Saudi Arabia: Saudi Arabia: Human rights defender Omar Al-Hamid sentenced to three years in prison


Saudi human rights defender Omar Al-Hamid has been sentenced to three years in prison under the Anti-Cyber Crime Law, following a hearing on 08 August 2017 by the Specialised Criminal Court (SCC) in Riyadh.

The sentence is a primary ruling which Al-Hamid intends to appeal. It is related to a video he recorded two years ago and sent to a WhatsApp group in which he demanded the release of the detained members of the Saudi Civil and Political Rights Association (ACPRA). He was imprisoned in Al-Malaz prison in Riyadh about a year ago.

Al-Hamid is a young activist who is only 23 years of age. He is the nephew of three imprisoned human rights defenders - Abdullah Al-Hamid, Abdulrahman Al-Hamid, both members of ACPRA who are in prison serving sentences of ten and nine years respectively; in addition to Essa Al-Hamid, who was sentenced to 11 years in prison and whose trial is still ongoing.

The Gulf Centre for Human Rights (GCHR) condemns in the strongest terms the verdict against Omar Al-Hamid. GCHR believes that the ruling, which was issued after a mock trial that did not follow international standards and due process, is part of an ongoing trend adopted by the authorities, which includes the prosecution, arrest, torture, and judicial harassment of human rights defenders and online activists in the Kingdom.

GCHR calls on the authorities in Saudi Arabia to:

  1. Immediately and unconditionally revoke the sentence against Omar Al-Hamid and drop all charges against him; and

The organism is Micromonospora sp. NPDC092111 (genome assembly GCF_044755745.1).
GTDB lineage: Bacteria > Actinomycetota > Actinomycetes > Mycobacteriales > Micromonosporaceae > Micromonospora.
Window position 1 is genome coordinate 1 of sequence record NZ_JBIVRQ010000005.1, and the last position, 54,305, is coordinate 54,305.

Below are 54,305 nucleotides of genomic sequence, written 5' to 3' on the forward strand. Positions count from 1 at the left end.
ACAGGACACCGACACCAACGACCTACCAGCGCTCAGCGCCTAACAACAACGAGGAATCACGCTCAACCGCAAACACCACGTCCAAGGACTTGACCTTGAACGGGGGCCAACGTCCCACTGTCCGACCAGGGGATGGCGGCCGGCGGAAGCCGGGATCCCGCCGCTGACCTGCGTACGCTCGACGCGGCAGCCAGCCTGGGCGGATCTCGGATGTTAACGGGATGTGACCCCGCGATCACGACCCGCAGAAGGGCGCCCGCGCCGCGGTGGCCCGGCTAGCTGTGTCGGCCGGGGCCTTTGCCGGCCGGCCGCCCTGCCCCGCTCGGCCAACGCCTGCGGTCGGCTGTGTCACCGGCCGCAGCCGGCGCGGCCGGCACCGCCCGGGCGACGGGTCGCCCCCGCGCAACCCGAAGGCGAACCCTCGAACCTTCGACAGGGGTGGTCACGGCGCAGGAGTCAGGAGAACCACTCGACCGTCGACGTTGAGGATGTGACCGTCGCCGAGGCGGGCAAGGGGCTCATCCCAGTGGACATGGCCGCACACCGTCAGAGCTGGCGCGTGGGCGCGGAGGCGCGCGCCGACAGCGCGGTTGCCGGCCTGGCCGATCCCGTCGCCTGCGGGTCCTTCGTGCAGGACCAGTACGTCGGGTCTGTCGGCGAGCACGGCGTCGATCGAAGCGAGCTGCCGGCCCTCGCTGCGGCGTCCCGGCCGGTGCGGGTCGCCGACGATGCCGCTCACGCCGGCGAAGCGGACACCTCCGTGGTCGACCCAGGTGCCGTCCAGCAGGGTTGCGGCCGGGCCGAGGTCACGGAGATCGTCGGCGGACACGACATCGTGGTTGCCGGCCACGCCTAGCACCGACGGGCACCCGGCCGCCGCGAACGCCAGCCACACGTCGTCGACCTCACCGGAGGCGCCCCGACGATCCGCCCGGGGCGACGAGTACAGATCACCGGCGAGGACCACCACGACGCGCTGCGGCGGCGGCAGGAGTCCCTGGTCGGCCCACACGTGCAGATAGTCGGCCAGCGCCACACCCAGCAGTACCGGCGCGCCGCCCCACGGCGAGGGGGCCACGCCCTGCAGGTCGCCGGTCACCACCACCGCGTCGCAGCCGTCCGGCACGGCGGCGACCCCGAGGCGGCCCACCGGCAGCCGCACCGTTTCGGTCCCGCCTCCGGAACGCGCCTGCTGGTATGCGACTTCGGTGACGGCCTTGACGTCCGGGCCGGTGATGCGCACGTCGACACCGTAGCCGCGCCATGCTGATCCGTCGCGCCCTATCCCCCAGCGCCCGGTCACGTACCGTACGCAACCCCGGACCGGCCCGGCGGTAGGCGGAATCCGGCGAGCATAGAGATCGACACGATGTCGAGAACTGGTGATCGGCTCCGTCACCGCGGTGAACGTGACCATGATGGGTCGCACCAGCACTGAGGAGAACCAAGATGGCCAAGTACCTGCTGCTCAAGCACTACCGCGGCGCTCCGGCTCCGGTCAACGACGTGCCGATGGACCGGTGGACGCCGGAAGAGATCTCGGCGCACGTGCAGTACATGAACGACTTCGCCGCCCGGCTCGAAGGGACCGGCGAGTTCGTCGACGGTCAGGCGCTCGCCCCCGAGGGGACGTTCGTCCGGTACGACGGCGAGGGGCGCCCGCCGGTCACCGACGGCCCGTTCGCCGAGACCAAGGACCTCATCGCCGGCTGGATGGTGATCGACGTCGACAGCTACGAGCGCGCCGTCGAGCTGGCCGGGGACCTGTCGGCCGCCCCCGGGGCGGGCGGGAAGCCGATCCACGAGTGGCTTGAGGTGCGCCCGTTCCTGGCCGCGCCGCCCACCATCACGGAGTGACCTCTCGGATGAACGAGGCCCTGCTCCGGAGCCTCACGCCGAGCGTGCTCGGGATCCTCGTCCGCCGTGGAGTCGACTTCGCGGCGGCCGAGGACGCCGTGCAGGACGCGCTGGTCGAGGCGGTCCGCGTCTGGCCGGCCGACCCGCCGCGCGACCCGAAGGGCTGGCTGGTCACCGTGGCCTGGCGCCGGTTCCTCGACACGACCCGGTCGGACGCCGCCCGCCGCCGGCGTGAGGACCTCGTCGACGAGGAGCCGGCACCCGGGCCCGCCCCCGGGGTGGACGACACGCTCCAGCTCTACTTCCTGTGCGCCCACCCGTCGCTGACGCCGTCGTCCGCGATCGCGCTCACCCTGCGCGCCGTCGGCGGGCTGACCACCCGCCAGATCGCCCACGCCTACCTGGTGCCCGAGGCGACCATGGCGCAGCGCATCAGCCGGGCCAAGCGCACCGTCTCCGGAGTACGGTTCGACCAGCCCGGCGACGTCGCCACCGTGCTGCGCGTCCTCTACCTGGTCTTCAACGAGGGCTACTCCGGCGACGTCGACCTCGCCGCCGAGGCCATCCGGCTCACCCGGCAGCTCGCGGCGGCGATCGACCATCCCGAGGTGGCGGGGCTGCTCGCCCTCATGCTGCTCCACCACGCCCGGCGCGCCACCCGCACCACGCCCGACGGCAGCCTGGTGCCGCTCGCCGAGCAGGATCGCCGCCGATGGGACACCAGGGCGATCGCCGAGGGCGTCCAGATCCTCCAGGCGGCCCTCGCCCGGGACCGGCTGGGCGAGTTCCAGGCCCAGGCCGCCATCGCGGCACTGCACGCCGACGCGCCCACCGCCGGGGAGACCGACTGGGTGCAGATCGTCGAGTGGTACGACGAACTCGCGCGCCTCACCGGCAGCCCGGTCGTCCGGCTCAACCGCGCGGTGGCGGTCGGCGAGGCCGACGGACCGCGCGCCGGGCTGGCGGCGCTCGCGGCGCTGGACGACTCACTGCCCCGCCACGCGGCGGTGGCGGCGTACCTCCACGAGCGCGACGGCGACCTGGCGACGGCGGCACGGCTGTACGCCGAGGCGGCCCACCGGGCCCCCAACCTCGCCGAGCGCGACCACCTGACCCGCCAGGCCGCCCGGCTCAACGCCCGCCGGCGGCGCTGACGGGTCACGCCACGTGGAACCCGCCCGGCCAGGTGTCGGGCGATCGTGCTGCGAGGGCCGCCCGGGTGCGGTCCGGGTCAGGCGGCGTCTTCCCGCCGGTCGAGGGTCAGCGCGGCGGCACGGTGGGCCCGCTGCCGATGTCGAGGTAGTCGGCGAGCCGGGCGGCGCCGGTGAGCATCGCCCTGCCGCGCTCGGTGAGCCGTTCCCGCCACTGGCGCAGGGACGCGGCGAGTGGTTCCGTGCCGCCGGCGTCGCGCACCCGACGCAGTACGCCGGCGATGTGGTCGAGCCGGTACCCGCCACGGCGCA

2. Immediately release all human rights defenders and prisoners of conscience in Saudi Arabia whose detention is a result of their peaceful and legitimate work in the promotion and protection of human rights.

GCHR respectfully reminds you that the United Nations Declaration on the Right and Responsibility of Individuals, Groups and Organs of Society to Promote and Protect Universally Recognized Human Rights and Fundamental Freedoms, adopted by consensus by the UN General Assembly on 9 December 1998, recognises the legitimacy of the activities of human rights defenders, their right to freedom of association and to carry out their activities without fear of reprisals. We would particularly draw your attention to Article 6 (b and c): “Everyone has the right, individually and in association with others: (b) As provided for in human rights and other applicable international instruments, freely to publish, impart or disseminate to others views, information and knowledge on all human rights and fundamental freedoms; (c) To study, discuss, form and hold opinions on the observance, both in law and in practice, of all human rights and fundamental freedoms and, through these and other appropriate means, to draw public attention to those matters”  and to Article 12 (2): “The State shall take all necessary measures to ensure the protection by the competent authorities of everyone, individually and in association with others, against any violence, threats, retaliation, de facto or de jure adverse discrimination, pressure or any other arbitrary action as a consequence of his or her legitimate exercise of the rights referred to in the present Declaration.